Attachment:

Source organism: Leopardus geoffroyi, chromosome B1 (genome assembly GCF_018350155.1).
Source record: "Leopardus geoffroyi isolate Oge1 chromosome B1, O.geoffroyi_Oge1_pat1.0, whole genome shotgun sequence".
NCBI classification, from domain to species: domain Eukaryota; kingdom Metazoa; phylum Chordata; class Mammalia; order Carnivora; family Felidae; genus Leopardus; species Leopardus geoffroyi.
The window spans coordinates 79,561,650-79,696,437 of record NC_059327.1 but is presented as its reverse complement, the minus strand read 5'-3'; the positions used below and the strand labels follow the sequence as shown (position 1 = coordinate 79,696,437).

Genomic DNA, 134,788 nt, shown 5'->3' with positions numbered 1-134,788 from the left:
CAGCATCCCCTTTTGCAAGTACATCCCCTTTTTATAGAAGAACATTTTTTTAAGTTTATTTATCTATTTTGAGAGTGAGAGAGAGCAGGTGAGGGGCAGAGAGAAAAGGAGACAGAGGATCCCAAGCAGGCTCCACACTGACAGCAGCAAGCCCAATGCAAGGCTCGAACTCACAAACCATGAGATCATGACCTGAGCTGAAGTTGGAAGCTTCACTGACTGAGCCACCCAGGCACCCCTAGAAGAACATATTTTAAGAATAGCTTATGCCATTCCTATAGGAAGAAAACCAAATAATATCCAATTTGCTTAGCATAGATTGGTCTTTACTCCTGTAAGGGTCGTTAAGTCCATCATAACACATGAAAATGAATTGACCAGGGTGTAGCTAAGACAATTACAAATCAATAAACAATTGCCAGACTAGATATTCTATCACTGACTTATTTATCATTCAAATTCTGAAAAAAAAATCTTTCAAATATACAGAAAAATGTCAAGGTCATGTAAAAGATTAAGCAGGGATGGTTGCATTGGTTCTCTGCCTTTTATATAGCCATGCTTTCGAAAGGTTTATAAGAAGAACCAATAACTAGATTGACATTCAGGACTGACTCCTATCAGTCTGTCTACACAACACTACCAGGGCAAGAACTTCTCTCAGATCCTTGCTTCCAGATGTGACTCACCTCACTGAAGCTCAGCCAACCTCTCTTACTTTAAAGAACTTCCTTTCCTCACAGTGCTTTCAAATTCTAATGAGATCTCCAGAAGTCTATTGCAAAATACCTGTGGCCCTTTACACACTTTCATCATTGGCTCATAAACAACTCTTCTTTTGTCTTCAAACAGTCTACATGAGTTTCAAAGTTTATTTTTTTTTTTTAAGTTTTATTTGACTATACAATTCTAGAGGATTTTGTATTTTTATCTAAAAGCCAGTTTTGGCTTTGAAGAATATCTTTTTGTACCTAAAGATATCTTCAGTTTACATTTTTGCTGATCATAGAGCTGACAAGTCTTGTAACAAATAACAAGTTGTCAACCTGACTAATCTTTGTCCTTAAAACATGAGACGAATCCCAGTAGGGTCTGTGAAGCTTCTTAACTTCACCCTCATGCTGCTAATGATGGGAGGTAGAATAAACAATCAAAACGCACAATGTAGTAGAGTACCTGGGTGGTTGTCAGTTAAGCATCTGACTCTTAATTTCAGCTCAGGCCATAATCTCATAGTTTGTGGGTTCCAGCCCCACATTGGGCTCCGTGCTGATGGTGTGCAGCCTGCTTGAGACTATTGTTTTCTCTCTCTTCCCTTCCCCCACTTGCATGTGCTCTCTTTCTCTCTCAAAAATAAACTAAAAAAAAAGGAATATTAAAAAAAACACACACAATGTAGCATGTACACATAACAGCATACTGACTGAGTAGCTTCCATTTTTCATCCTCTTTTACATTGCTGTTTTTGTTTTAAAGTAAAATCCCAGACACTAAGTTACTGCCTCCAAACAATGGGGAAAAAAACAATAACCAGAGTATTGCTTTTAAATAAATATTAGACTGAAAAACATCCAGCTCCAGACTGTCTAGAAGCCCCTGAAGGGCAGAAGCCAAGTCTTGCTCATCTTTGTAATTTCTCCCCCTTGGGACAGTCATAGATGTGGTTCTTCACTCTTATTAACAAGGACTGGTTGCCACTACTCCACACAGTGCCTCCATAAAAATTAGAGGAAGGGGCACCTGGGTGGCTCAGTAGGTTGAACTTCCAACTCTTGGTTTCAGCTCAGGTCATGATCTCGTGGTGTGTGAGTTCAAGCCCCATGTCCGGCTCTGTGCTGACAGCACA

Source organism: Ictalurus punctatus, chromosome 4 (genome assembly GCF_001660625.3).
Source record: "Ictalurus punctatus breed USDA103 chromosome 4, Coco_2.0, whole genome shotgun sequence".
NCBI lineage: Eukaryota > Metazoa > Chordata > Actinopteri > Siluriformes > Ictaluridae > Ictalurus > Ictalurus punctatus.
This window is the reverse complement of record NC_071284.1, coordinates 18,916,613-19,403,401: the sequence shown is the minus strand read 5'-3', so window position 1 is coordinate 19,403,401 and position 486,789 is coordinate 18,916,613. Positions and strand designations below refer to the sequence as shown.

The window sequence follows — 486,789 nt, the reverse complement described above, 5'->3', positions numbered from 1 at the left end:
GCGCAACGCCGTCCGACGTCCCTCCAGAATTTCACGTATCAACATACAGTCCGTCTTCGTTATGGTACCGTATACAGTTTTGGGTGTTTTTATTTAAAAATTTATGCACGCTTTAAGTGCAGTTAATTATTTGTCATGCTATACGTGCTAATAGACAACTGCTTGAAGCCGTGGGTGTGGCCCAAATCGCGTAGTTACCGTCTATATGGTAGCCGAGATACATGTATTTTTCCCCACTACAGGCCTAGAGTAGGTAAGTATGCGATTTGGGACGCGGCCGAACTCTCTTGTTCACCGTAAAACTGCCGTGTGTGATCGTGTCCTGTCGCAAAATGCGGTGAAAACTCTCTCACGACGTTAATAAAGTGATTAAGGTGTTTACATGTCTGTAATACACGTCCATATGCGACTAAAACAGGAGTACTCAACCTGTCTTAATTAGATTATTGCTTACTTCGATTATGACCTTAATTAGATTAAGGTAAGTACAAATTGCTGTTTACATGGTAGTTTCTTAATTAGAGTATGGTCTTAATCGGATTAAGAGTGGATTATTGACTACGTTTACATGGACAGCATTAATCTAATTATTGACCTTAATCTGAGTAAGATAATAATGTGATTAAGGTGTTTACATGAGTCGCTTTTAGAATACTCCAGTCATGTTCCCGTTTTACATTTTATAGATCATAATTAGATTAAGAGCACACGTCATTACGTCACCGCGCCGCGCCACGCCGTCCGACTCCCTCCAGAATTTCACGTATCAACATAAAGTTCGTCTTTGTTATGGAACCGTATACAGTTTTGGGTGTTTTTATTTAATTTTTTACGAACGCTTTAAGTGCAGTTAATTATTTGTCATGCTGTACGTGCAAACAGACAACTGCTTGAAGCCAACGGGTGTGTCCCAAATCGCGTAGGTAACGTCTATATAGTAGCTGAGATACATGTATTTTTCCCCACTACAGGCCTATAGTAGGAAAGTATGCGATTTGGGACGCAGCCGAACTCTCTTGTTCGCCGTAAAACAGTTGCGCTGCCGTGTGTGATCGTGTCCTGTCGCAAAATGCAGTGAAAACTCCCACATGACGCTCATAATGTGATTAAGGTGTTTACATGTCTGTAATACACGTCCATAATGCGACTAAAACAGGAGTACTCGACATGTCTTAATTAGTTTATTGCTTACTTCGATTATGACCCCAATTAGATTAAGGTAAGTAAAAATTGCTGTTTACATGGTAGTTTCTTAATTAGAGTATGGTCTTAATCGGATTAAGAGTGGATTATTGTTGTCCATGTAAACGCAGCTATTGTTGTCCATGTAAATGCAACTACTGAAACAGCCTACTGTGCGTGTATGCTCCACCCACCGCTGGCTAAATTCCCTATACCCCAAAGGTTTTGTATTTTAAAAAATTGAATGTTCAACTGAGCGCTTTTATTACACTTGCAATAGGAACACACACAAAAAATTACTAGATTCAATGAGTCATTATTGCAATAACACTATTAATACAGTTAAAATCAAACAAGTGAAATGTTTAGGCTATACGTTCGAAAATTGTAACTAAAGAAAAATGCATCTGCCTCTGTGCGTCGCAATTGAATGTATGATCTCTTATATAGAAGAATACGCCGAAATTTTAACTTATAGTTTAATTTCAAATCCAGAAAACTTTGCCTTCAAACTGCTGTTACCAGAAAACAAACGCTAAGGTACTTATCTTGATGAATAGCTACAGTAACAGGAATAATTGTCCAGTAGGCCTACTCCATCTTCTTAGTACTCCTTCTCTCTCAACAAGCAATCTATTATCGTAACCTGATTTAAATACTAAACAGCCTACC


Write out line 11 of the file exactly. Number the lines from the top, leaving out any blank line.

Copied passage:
The window sequence follows — 486,789 nt, the reverse complement described above, 5'->3', positions numbered from 1 at the left end: